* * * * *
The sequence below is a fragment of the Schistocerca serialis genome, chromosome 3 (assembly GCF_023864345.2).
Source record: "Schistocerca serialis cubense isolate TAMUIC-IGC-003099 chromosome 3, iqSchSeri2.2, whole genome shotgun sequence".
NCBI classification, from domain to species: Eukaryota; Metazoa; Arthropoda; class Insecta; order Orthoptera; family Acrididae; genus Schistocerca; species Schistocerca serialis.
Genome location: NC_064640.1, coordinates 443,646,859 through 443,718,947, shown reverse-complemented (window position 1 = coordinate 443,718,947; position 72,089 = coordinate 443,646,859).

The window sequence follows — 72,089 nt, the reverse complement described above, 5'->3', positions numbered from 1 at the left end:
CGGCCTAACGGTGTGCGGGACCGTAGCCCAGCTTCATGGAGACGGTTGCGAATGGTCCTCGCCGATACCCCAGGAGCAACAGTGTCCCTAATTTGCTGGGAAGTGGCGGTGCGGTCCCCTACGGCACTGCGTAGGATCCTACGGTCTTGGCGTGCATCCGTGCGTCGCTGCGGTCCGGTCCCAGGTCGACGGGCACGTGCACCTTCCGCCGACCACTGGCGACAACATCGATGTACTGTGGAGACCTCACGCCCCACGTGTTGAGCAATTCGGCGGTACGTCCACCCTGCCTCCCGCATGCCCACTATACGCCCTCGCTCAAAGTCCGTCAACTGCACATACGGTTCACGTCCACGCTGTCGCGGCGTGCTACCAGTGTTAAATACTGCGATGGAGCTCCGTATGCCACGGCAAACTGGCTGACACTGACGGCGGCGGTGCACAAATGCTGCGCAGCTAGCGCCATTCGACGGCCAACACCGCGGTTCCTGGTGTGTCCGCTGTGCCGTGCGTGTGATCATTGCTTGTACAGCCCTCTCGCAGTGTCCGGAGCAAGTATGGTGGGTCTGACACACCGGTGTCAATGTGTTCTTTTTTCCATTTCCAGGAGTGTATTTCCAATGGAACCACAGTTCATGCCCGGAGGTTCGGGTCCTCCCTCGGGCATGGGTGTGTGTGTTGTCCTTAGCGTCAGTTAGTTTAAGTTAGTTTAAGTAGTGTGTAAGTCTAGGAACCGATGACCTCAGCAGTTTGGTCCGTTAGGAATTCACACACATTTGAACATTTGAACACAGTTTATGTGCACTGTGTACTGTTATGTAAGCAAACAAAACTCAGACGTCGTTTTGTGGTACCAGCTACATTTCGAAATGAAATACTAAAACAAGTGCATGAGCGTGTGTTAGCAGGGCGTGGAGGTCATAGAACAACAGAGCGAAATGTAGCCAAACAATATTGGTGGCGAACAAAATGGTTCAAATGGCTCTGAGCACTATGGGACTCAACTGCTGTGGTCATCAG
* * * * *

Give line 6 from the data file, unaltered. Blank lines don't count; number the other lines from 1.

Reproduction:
CGGCCTAACGGTGTGCGGGACCGTAGCCCAGCTTCATGGAGACGGTTGCGAATGGTCCTCGCCGATACCCCAGGAGCAACAGTGTCCCTAATTTGCTGGGAAGTGGCGGTGCGGTCCCCTACGGCACTGCGTAGGATCCTACGGTCTTGGCGTGCATCCGTGCGTCGCTGCGGTCCGGTCCCAGGTCGACGGGCACGTGCACCTTCCGCCGACCACTGGCGACAACATCGATGTACTGTGGAGACCTCACGCCCCACGTGTTGAGCAATTCGGCGGTACGTCCACCCTGCCTCCCGCATGCCCACTATACGCCCTCGCTCAAAGTCCGTCAACTGCACATACGGTTCACGTCCACGCTGTCGCGGCGTGCTACCAGTGTTAAATACTGCGATGGAGCTCCGTATGCCACGGCAAACTGGCTGACACTGACGGCGGCGGTGCACAAATGCTGCGCAGCTAGCGCCATTCGACGGCCAACACCGCGGTTCCTGGTGTGTCCGCTGTGCCGTGCGTGTGATCATTGCTTGTACAGCCCTCTCGCAGTGTCCGGAGCAAGTATGGTGGGTCTGACACACCGGTGTCAATGTGTTCTTTTTTCCATTTCCAGGAGTGTATTTCCAATGGAACCACAGTTCATGCCCGGAGGTTCGGGTCCTCCCTCGGGCATGGGTGTGTGTGTTGTCCTTAGCGTCAGTTAGTTTAAGTTAGTTTAAGTAGTGTGTAAGTCTAGGAACCGATGACCTCAGCAGTTTGGTCCGTTAGGAATTCACACACATTTGAACATTTGAACACAGTTTATGTGCACTGTGTACTGTTATGTAAGCAAACAAAACTCAGACGTCGTTTTGTGGTACCAGCTACATTTCGAAATGAAATACTAAAACAAGTGCATGAGCGTGTGTTAGCAGGGCGTGGAGGTCATAGAACAACAGAGCGAAATGTAGCCAAACAATATTGGTGGCGAACAAAATGGTTCAAATGGCTCTGAGCACTATGGGACTCAACTGCTGTGGTCATCAG